Recent publications from the CMU biophysics group – not a complete list. A more comprehensive overview of publications is provided on the group pages of the individual investigators – and on Google Scholar, the National Library of Medicine (NCBI), ORCID, or Publons (aka ResearcherID).

Single-Cell Biophysics

Fundamental principles in bacterial physiology—history, recent progress, and the future with focus on cell size control: a review

Suckjoon Jun, Fangwei Si, Rami Pugatch, & Matthew Scott

This 64-page article reviews more than 700 references in the history of bacterial physiology since the beginning of the 20th century, providing a comprehensive overview of major ideas and approaches for anyone interested in the fundamental problems in bacterial physiology.

Invariance of initiation mass and predictability of cell size in Escherichia coli

Fangwei Si, Dongyang Li, Sarah E. Cox, John T. Sauls, Omid Azizi, Cindy Sou, Amy B. Schwartz, Michael J. Erickstad, Yonggyn Jun, Xintian Li, & Suckjoon Jun

In this paper, we hypothesized that the E. coli cell is composed of conceptual “unit cells.” By extensively perturbing the growth physiology in steady-state conditions using genetic and pharmacological methods, we discovered the invariant initiation mass as the basic unit of the cell size. This finding unraveled how cells coordinate their biomass and DNA content by imposing a simple control on replication initiation.

See also the associated commentary in Current Biology, as well as the news Coverage by and ScienceDaily.

Biphasic growth dynamics control cell division in Caulobacter crescentus

S. Banerjee, K. Lo, M.K. Daddysman, A. Selewa, T. Kuntz, A.R. Dinner and N.F. Scherer 

Cell size is specific to each species and impacts cell function. Here, we investigate size control and the cell cycle dependence of bacterial growth using multigenerational cell growth and shape data for single C. crescentus cells. Our analysis reveals a biphasic mode of growth: a relative timer phase before cell wall constriction, followed by a pure adder phase during constriction. We present a mathematical model that quantitatively explains this biphasic model for cell size control.

Multiscale spatial organization of RNA polymerase in Escherichia coli

U. Endesfelder, K. Finan, S. Holden, P. Cook, A. Kapanidis, and M. Heilemann

We use photoactivated localization microscopy to localize individual molecules of RNA polymerase (RNAP) in Escherichia coli. In cells growing rapidly in nutrient-rich media, we find that RNAP is organized in 2–8 bands. The band number scaled directly with cell size (and so with the chromosome number), and bands often contained clusters of >70 tightly packed RNAPs and clusters of such clusters. In nutrient-poor media, RNAPs were located in only 1–2 bands; within these bands, a disproportionate number of RNAPs were found in clusters containing ∼20–50 RNAPs.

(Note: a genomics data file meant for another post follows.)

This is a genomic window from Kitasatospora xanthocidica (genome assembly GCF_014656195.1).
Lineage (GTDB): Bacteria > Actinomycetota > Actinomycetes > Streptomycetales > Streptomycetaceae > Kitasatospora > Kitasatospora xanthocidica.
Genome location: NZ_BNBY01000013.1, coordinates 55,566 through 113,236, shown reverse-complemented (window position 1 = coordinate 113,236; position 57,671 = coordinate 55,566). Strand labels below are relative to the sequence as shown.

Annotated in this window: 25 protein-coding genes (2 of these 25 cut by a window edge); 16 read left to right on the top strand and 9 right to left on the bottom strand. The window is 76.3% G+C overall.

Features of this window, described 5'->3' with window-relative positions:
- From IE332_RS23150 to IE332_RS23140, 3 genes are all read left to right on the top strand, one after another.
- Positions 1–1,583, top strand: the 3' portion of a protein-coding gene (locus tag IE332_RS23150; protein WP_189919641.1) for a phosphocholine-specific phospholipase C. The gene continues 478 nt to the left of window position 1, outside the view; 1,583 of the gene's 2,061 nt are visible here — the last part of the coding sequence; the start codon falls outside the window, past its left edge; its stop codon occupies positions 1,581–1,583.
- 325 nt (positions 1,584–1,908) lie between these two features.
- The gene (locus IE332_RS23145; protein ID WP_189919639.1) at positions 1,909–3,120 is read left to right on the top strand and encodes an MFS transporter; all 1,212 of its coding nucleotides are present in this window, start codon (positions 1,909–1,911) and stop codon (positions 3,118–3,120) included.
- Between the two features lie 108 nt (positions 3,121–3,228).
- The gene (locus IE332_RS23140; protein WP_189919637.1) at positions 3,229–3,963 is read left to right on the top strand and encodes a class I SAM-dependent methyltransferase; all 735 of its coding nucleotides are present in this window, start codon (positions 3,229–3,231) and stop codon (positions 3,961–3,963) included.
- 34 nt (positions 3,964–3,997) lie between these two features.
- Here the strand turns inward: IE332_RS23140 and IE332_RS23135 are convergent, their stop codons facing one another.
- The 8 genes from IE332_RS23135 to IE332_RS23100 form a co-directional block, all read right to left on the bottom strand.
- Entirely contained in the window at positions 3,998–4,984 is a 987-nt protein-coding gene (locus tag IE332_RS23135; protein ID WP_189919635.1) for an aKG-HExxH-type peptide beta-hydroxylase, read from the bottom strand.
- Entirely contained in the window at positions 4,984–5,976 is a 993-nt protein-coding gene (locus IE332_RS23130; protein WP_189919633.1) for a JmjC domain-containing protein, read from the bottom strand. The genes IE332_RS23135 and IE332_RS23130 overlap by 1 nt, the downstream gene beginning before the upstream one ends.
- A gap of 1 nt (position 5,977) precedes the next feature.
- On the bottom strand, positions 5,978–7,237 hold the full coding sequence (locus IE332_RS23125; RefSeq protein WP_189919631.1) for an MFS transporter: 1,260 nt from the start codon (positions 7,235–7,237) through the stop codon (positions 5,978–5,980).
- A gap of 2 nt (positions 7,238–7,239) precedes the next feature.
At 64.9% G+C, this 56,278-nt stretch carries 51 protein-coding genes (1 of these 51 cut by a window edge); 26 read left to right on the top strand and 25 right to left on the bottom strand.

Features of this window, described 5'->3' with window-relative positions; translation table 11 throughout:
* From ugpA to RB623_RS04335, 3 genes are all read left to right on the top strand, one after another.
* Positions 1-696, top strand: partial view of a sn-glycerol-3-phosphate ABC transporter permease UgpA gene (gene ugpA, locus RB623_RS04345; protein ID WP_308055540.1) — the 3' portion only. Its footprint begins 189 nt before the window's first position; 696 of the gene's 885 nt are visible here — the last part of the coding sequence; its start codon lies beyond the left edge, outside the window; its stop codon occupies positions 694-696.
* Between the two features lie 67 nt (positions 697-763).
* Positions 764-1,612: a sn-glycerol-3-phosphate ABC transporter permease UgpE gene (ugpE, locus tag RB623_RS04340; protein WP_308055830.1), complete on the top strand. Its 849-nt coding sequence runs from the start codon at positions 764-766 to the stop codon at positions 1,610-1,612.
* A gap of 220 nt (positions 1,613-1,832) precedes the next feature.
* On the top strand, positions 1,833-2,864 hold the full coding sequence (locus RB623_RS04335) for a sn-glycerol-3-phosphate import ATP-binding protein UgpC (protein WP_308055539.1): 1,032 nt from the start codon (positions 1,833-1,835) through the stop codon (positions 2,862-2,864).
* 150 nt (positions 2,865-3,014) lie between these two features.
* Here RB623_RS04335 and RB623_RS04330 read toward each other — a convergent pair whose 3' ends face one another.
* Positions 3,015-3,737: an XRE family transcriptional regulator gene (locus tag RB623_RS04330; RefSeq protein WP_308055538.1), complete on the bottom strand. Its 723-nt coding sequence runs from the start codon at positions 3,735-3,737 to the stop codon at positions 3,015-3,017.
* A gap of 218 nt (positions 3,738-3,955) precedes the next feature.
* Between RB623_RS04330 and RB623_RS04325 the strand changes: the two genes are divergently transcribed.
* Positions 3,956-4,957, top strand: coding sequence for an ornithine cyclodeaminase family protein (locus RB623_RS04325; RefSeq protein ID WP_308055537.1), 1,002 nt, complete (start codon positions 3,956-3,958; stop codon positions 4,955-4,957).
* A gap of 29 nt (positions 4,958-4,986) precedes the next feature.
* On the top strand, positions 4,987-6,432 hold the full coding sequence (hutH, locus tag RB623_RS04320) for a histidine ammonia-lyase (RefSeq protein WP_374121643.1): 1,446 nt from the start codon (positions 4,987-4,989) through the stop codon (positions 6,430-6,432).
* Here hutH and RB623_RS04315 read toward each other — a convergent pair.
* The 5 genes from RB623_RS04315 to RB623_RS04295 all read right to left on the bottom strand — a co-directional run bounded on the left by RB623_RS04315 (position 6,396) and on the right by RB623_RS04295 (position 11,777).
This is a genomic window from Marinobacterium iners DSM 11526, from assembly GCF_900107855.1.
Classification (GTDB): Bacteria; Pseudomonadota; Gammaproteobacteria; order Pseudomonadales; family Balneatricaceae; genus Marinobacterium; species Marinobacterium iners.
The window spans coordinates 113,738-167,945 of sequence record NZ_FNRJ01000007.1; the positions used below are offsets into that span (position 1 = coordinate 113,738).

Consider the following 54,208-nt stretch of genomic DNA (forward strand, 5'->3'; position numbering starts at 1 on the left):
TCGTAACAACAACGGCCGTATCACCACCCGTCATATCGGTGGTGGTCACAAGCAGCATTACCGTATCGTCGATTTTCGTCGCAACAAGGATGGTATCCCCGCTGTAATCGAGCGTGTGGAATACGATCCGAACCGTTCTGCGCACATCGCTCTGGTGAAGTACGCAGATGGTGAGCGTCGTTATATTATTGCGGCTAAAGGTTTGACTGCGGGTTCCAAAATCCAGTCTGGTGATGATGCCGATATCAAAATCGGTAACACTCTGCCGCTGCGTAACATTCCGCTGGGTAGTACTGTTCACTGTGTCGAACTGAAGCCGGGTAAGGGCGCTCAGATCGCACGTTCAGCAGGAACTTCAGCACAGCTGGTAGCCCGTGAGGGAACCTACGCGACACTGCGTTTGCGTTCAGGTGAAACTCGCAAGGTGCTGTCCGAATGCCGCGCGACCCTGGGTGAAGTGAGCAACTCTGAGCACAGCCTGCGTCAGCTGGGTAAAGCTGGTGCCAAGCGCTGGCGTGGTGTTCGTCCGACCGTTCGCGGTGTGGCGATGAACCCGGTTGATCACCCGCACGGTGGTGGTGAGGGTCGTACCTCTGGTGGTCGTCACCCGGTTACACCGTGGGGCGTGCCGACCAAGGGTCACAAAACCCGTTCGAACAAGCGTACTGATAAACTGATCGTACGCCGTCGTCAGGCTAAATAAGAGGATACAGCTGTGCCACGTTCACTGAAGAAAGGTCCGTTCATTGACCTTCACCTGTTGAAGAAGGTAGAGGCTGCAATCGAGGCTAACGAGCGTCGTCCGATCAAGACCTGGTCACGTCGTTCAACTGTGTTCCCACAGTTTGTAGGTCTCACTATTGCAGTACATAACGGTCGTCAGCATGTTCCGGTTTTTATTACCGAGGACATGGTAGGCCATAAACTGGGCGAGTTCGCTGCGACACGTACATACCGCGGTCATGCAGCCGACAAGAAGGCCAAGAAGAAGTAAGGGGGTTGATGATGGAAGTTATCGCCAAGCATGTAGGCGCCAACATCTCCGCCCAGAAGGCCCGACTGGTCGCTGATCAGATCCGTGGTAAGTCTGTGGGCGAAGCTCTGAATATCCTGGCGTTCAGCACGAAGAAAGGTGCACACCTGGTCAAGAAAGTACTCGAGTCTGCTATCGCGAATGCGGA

Membrane Biophysics

Spontaneous curvature, differential stress, and bending modulus of asymmetric lipid membranes

A. Hossein and M. Deserno

The two leaflets of a lipid bilayer can differ in composition or in stress, but these two degrees of asymmetry are coupled. They can affect curvature and even rigidity of a membrane. This paper discusses the connection, and how it is affected by a lipid species, such as cholesterol, that can flip-flop between leaflets.

See also New and Notable by Sodt and Lyman.

Information gain from isotopic contrast variation in neutron reflectometry on protein-membrane complex structures

F. Heinrich, P. A. Kienzle, D. P. Hoogerheide, and M. Lösche

A new information theory-based framework is applied to quantify information gain from neutron or X-ray reflectometry experiments in an in-depth investigation into the design of scattering contrast in biological and soft-matter surface architectures. To focus the experimental design on regions of interest, the marginalization of the information gain with respect to a subset of model parameters describing the structure is implemented. Surface architectures of increasing complexity from a simple model system to a protein–lipid membrane complex are simulated.

Synergistic biophysical techniques reveal structural mechanisms of engineered cationic antimicrobial peptides in lipid model membranes

F. Heinrich, A. Salyapongse, A. Kumagai, F.G. Dupuy, K. Shukla, A. Penk, D. Huster, R.K. Ernst, A. Pavlova, J.C. Gumbart, B. Deslouches, Y.P. Di, and S. Tristram-Nagle

In the quest for new antibiotics, two novel antimicrobial peptides have been rationally designed. We explore protein secondary structure, location of peptides in six lipid model membranes, changes in membrane structure and pore evidence. Our results suggest that protein secondary structure is not a critical determinant of bacteri- cidal activity, but that membrane thinning and dual location in the membrane headgroup and hydrocarbon regions is important.

Association of model neurotransmitters with lipid bilayer membranes

B. P. Josey, F. Heinrich, V. Silin, and M. Lösche

Receptor ion channels in the postsynaptic membrane and their neurotransmitter agonists enable fast communication between neuronal cells. Here we use thermodynamic and structural measurements to quantify the membrane-bound states of the neurotransmitter serotonin.